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7 17 Percentage

It’s not easy for a company to succeed in today’s environment. And competition for a slice of the pie gets more fierce with every passing day.

I've seen a lot of students get confused whenever a question comes up about converting a fraction to a percentage, but if you follow the steps laid out here it should be simple. That said, you may still need a calculator for more complicated fractions (and you can always use our calculator in the form below).

In this section we learn how to express one number as a percentage of annother. For example, by the end of this section we'll have no trouble showing that: \[18 = 45\% \ \text{of} \ 40\] We start by learning the method as well as read through a worked example before working through some exercises. (Source: www.radfordmathematics.com)

Step 2: we write \(\frac{3}{5}\) as an equivalent fraction over \(100\). Using the fact that \(100 = 5\times 20\), we multiply both the numerator and the denominator by \(20\) to obtain our fraction: \[\frac{3}{5} = \frac{3\times 20}{5\times 20} = \frac{60}{100}\] Finally, since \(\frac{60}{100} = 60\%\) we can state that \(3\) is \(60\%\) of \(5\).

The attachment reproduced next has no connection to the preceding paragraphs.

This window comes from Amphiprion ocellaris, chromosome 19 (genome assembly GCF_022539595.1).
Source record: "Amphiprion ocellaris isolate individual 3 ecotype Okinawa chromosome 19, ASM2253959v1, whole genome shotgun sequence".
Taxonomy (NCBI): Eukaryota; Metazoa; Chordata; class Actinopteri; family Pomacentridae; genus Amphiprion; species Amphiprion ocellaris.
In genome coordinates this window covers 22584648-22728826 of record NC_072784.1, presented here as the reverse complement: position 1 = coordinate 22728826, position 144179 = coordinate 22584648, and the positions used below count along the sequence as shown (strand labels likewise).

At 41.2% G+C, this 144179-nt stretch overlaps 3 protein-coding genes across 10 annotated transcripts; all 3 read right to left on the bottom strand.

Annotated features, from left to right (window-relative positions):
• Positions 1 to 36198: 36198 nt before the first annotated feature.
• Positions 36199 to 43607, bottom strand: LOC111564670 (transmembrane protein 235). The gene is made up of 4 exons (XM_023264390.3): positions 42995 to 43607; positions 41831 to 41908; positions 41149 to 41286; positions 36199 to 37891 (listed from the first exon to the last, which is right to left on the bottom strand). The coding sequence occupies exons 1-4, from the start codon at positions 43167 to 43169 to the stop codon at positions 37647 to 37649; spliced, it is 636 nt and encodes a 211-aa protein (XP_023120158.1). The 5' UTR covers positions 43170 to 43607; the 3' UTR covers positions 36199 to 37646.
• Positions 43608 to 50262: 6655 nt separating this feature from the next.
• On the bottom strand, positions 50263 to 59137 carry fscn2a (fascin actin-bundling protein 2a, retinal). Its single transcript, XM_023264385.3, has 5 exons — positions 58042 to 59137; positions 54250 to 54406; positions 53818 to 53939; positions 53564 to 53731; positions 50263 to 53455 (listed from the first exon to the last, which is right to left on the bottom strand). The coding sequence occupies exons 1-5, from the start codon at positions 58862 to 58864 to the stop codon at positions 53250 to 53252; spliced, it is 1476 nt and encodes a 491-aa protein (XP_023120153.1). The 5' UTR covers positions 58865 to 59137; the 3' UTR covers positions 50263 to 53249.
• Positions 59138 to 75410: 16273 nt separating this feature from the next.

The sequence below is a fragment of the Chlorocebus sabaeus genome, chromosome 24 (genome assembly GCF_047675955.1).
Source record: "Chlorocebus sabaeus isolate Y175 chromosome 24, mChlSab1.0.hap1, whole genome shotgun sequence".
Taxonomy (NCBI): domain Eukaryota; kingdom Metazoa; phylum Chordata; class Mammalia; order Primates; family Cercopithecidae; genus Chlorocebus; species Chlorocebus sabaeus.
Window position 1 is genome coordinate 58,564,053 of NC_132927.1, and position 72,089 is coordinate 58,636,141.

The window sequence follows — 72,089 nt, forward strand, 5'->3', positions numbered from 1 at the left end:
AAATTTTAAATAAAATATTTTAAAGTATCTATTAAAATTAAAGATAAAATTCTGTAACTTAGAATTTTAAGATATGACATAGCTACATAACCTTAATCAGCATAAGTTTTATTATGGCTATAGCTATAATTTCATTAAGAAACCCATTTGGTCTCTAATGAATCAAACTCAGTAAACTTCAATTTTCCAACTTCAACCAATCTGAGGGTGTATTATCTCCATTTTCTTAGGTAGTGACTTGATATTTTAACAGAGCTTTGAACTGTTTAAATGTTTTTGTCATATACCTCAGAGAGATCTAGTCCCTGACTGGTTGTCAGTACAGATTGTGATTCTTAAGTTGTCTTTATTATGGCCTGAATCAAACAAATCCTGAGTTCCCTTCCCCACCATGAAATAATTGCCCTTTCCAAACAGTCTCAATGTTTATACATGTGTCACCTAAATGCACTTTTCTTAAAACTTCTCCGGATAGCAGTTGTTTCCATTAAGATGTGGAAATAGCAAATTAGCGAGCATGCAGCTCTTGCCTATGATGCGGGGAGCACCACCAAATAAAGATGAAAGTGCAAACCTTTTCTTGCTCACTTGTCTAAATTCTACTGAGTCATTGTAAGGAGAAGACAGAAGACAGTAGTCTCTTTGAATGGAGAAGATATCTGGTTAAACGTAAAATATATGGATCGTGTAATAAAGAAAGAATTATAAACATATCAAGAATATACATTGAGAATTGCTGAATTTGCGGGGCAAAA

Before we get started in the fraction to percentage conversion, let's go over some very quick fraction basics. Remember that a numerator is the number above the fraction line, and the denominator is the number below the fraction line. We'll use this later in the tutorial. (Source: visualfractions.com)

When you are working in a role where you might deal frequently with taxes (for example in accountancy or the building trade), having a quick and easy way to calculate the tax in your head is very useful. In the UK, when VAT and CIS (Construction Industry Scheme) taxes are 20%, a handy mental maths hack is to work out 10% (move the decimal point one place to the left) and then double your answer to get 20%.

Discover how to convert fractions to decimals, two ways of representing values of less than one. Learn how to construct each type and what they mean, and explore the steps to converting between them through examples. (Source: study.com)